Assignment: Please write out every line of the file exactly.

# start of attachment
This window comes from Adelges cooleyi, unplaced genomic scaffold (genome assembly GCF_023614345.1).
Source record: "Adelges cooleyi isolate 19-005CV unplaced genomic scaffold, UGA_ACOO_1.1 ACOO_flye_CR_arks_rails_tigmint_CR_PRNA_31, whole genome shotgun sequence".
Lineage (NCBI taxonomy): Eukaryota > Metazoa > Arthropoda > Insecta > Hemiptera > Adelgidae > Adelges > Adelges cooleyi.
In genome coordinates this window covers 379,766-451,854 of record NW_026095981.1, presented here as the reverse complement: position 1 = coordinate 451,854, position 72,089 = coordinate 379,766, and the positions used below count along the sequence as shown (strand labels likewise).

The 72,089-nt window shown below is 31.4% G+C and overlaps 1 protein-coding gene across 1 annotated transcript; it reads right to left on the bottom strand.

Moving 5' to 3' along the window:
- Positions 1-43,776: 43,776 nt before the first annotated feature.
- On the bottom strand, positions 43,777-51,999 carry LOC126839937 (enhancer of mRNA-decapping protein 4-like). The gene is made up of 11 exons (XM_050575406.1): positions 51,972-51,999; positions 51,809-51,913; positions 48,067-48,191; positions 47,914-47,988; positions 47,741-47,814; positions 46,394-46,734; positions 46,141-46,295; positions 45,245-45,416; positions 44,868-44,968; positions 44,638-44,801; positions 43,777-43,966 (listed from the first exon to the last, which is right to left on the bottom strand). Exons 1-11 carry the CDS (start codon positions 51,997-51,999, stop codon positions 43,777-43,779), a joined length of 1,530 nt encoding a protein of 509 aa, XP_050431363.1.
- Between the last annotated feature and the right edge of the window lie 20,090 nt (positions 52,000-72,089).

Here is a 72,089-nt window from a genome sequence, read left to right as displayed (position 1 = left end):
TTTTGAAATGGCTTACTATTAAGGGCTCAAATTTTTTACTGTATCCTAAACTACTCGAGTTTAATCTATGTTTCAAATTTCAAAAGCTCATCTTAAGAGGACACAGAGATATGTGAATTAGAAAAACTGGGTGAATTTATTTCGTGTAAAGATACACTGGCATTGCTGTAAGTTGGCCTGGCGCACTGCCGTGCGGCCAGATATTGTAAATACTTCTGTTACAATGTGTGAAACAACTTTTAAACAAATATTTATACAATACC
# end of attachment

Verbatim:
This window comes from Adelges cooleyi, unplaced genomic scaffold (genome assembly GCF_023614345.1).
Source record: "Adelges cooleyi isolate 19-005CV unplaced genomic scaffold, UGA_ACOO_1.1 ACOO_flye_CR_arks_rails_tigmint_CR_PRNA_31, whole genome shotgun sequence".
Lineage (NCBI taxonomy): Eukaryota > Metazoa > Arthropoda > Insecta > Hemiptera > Adelgidae > Adelges > Adelges cooleyi.
In genome coordinates this window covers 379,766-451,854 of record NW_026095981.1, presented here as the reverse complement: position 1 = coordinate 451,854, position 72,089 = coordinate 379,766, and the positions used below count along the sequence as shown (strand labels likewise).

The 72,089-nt window shown below is 31.4% G+C and overlaps 1 protein-coding gene across 1 annotated transcript; it reads right to left on the bottom strand.

Moving 5' to 3' along the window:
- Positions 1-43,776: 43,776 nt before the first annotated feature.
- On the bottom strand, positions 43,777-51,999 carry LOC126839937 (enhancer of mRNA-decapping protein 4-like). The gene is made up of 11 exons (XM_050575406.1): positions 51,972-51,999; positions 51,809-51,913; positions 48,067-48,191; positions 47,914-47,988; positions 47,741-47,814; positions 46,394-46,734; positions 46,141-46,295; positions 45,245-45,416; positions 44,868-44,968; positions 44,638-44,801; positions 43,777-43,966 (listed from the first exon to the last, which is right to left on the bottom strand). Exons 1-11 carry the CDS (start codon positions 51,997-51,999, stop codon positions 43,777-43,779), a joined length of 1,530 nt encoding a protein of 509 aa, XP_050431363.1.
- Between the last annotated feature and the right edge of the window lie 20,090 nt (positions 52,000-72,089).

Here is a 72,089-nt window from a genome sequence, read left to right as displayed (position 1 = left end):
TTTTGAAATGGCTTACTATTAAGGGCTCAAATTTTTTACTGTATCCTAAACTACTCGAGTTTAATCTATGTTTCAAATTTCAAAAGCTCATCTTAAGAGGACACAGAGATATGTGAATTAGAAAAACTGGGTGAATTTATTTCGTGTAAAGATACACTGGCATTGCTGTAAGTTGGCCTGGCGCACTGCCGTGCGGCCAGATATTGTAAATACTTCTGTTACAATGTGTGAAACAACTTTTAAACAAATATTTATACAATACC